Comparing CVS revision numbers with Perl


Update: see a faster version here. However, make sure that you’ve nailed the problem down before starting to optimize. (The profiler is your friend)

The code below was only lightly tested and isn’t all that efficient, so use it at your own risk. It returns –1 is the first version is smaller, 1 if it is bigger and 0 if they are equal. I needed it for crunching some CVS logs and I couldn’t find anything on CPAN:

use strict;
use warnings;
use Test::More tests => 8;

is(cmp_cvs_tags('1.1', '1.1'),    0);
is(cmp_cvs_tags('1.1', '1.1.1'), -1);
is(cmp_cvs_tags('1.1', '1.2'),   -1);
is(cmp_cvs_tags('1.2', '1.2'),    0);
is(cmp_cvs_tags('1.2', '1.3'),   -1);

is(cmp_cvs_tags('1.1.1', '1.1'), 1);
is(cmp_cvs_tags('1.2',   '1.1'), 1);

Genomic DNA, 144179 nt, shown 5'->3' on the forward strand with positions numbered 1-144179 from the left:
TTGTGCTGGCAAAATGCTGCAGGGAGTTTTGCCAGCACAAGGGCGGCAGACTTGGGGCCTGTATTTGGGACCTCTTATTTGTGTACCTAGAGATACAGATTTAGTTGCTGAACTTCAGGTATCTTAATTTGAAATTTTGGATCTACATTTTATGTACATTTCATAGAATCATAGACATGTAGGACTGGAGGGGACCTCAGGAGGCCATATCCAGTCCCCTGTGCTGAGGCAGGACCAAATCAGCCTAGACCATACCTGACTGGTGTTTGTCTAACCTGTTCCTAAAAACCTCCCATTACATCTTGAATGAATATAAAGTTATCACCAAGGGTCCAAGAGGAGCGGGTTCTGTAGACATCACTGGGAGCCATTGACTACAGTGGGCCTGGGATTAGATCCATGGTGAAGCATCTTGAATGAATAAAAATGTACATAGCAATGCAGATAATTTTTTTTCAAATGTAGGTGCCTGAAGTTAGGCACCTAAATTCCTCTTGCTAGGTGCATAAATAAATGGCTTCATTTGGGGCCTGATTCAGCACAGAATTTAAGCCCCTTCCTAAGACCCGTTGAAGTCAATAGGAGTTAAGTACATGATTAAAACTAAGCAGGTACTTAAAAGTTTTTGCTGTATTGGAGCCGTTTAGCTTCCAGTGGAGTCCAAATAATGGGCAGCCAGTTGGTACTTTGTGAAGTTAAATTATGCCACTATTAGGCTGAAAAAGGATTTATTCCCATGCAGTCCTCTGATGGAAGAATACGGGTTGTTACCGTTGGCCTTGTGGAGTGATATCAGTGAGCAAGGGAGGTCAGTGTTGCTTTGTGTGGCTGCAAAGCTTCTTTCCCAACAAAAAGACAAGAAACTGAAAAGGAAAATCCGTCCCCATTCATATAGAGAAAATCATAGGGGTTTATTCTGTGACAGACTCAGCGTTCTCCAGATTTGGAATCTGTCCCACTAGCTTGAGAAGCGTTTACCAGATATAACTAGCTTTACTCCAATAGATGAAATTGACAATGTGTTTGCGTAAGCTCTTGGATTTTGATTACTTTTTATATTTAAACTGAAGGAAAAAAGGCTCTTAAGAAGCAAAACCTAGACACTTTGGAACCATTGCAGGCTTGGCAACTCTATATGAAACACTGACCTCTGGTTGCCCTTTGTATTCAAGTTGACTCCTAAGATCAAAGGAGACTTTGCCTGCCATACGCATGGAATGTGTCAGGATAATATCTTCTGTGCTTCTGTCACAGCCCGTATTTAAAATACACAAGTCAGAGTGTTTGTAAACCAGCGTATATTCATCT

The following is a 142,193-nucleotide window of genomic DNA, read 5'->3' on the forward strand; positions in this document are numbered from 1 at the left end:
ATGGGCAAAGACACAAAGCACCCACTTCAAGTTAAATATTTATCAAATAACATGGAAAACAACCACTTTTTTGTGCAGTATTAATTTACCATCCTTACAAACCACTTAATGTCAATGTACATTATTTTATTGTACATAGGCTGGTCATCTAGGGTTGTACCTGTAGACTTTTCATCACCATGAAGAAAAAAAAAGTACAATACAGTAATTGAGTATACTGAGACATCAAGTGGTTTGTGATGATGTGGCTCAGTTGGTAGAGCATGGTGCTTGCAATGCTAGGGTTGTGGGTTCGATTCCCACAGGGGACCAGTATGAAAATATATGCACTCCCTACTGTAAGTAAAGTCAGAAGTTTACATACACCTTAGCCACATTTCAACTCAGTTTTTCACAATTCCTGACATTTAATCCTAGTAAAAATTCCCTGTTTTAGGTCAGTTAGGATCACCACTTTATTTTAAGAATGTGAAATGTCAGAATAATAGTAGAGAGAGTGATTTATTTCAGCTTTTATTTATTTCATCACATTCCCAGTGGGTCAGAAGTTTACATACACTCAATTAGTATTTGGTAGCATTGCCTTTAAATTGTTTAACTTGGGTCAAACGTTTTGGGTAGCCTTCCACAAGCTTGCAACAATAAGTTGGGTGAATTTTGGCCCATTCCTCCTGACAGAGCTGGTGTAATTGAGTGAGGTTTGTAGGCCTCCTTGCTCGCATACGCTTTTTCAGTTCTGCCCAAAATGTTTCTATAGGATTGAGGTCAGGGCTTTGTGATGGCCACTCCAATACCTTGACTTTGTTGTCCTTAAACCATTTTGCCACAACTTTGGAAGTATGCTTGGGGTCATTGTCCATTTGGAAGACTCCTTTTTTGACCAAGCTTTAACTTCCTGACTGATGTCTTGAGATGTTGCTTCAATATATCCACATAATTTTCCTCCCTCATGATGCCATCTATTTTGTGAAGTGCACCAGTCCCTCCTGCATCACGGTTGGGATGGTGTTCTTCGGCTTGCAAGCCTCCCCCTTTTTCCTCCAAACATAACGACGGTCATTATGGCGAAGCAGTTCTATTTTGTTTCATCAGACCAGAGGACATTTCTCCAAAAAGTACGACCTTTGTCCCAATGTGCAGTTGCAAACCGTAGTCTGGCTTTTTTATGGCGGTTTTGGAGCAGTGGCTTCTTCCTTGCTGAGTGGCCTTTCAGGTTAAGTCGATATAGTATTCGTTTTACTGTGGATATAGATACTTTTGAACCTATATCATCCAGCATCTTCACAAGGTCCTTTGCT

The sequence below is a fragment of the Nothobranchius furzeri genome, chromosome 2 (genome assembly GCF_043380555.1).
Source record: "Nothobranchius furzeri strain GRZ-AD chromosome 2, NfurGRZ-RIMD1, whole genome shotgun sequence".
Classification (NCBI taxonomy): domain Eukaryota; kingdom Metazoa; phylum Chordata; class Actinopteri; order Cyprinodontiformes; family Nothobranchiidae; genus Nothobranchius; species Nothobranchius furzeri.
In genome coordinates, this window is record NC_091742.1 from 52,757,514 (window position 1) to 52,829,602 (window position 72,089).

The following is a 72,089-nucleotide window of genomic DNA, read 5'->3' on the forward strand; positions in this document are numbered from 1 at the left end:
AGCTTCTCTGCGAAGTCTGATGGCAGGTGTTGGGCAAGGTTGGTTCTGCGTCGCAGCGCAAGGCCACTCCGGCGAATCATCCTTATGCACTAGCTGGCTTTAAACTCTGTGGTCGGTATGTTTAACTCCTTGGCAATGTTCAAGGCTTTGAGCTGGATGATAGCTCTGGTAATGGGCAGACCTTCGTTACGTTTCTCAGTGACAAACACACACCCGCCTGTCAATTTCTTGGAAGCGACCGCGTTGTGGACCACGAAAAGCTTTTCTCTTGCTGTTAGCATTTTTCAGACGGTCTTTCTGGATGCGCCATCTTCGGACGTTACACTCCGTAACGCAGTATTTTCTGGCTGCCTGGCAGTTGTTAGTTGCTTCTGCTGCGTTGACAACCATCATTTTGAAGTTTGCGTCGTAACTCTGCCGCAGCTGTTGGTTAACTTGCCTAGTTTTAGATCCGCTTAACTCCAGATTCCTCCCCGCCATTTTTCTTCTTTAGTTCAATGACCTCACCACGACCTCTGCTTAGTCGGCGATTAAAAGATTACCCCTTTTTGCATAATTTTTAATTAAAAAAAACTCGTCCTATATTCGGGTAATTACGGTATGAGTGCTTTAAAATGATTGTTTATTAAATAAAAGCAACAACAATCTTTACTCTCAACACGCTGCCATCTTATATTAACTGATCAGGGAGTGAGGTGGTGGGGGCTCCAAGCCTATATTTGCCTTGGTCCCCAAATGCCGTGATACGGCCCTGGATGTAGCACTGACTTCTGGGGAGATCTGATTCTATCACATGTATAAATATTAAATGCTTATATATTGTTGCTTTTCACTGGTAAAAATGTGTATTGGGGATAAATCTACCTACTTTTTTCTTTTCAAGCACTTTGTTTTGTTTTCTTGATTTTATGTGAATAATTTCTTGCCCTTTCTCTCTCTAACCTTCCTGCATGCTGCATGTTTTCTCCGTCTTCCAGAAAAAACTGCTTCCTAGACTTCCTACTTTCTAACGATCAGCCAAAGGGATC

is(cmp_cvs_tags('1.3',   '1.1'), 1);

sub cmp_cvs_tags {
  my ($a, $b) = @_;
  my @a_lst = split /./, $a;
  my @b_lst = split /./, $b;
  
  my $i = 0;
  while (1) {
    return 1  if (exists($a_lst[$i])  && !exists($b_lst[$i]));
    return -1 if (!exists($a_lst[$i]) && exists($b_lst[$i]));
    return 0  if (!exists($a_lst[$i]) && !exists($b_lst[$i]));
    if ($a_lst[$i] == $b_lst[$i]) {
      ++$i;
      next;
    }
    return $a_lst[$i] <=> $b_lst[$i];
  } 
}
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